Home / News / NAASR Organizes Major Conference on Armenian Studies at Harvard

NAASR Organizes Major Conference on Armenian Studies at Harvard

Staff Report

Dr. Dickran Kouymjian and Barlow Der Mugrdechian of the Armenian Studies Program at California State University, Fresno, participated in a major conference on “Rethinking Armenian Studies: Past, Present, and Future,” co-sponsored by NAASR and the Harvard Department of Near Eastern Languages and Civilizations, held on October 5-6 at Harvard University in Cambridge, MA, and at the Center of the National Association for Armenian Studies and Research (NAASR) in Belmont, MA.

Professor Kouymjian gave papers in two panels, one on “The Role of University Chairs,” and the other on “The Future of Armenian Studies.” Der Mugrdechian gave a paper on “The Society for Armenian Studies-A 28 -year View” as part of a panel on “The Role of Organizations, Institutions, and Research Centers.”
Dr. Kouymjian’s first paper covered a historical overview of the discipline of Armenian studies, from its inception in the Diaspora, to the current status. Prof. Kouymjian holds the Berberian Chair of Armenian Studies at CSU Fresno and thus spoke from his experience gained as a chair-holder. His paper stressed some of the challenges facing Armenian studies and also discussed how these challenges could be faced.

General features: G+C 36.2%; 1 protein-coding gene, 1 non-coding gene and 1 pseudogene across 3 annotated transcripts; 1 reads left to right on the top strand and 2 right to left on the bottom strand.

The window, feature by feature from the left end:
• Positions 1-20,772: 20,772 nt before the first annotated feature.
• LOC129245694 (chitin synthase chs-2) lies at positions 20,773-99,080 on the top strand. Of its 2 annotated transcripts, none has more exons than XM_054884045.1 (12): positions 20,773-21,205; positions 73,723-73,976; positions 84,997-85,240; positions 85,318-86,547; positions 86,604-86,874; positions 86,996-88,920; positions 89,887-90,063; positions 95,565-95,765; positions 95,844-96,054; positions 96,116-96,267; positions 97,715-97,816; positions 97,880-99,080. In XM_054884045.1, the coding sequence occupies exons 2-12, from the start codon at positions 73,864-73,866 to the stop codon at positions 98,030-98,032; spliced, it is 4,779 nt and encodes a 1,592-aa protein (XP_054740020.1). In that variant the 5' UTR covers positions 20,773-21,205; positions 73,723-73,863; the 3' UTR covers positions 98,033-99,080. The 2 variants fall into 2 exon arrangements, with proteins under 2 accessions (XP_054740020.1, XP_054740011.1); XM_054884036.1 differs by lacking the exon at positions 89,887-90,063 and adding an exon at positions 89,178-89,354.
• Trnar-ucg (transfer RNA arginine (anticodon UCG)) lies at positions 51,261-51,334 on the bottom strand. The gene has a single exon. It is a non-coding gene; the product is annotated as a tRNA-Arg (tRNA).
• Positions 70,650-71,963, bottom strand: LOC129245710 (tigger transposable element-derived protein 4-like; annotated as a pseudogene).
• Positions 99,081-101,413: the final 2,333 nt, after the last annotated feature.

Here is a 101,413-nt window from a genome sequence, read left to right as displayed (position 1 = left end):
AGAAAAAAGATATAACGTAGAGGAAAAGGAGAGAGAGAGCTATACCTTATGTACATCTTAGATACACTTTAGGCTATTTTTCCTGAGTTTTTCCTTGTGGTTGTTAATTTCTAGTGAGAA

Der Mugrdechian’s paper provided an analysis of the activities of the Society for Armenian Studies, its achievements, and areas where work remains to be done. The Society for Armenian Studies has been at the center of the Armenian studies movement, since most of its members are integrally involved with the development of Armenian studies programs throughout the world. The SAS publications, the Journal for the Society for Armenian Studies and the Newsletter provide for communication between scholars on a variety of topics. In addition, the Society supports young scholars by providing financial support through grants for excellence in writing.

Prof. Kouymjian’s second paper, was part of the panel on “The Future of Armenian Studies.” He began by reading a portion of a paper he wrote 30 years ago on the future of Armenian Studies. Many of the measures he called for then have since been accomplished, but some of the important suggestions made at that time remain topics of discussion, and, indeed, formed the basis of the weekend’s conference.

On Saturday evening a banquet was held for the conference participants, guests, and members of the public at the Sheraton Commander Hotel in Cambridge. Following remarks by NAASR Board Chairman Nancy Kolligian and Prof. James Russell of Harvard, His Excellency Dr. Arman Kirakossian, Armenian Ambassador to the United States, spoke on “Armenian Studies and Its Future.” Ambassador Kirakossian, who is himself a historian, urged increased cooperation and collaboration between scholars and the formation of an international association of Armenian Studies. He stated, “joint research projects and publications, collaboration on translations, organization of general and specialized conferences and seminars in Armenia and abroad, exchange of information and publications, will help dissipate the unhealthy climate of mutual accusations and recriminations.”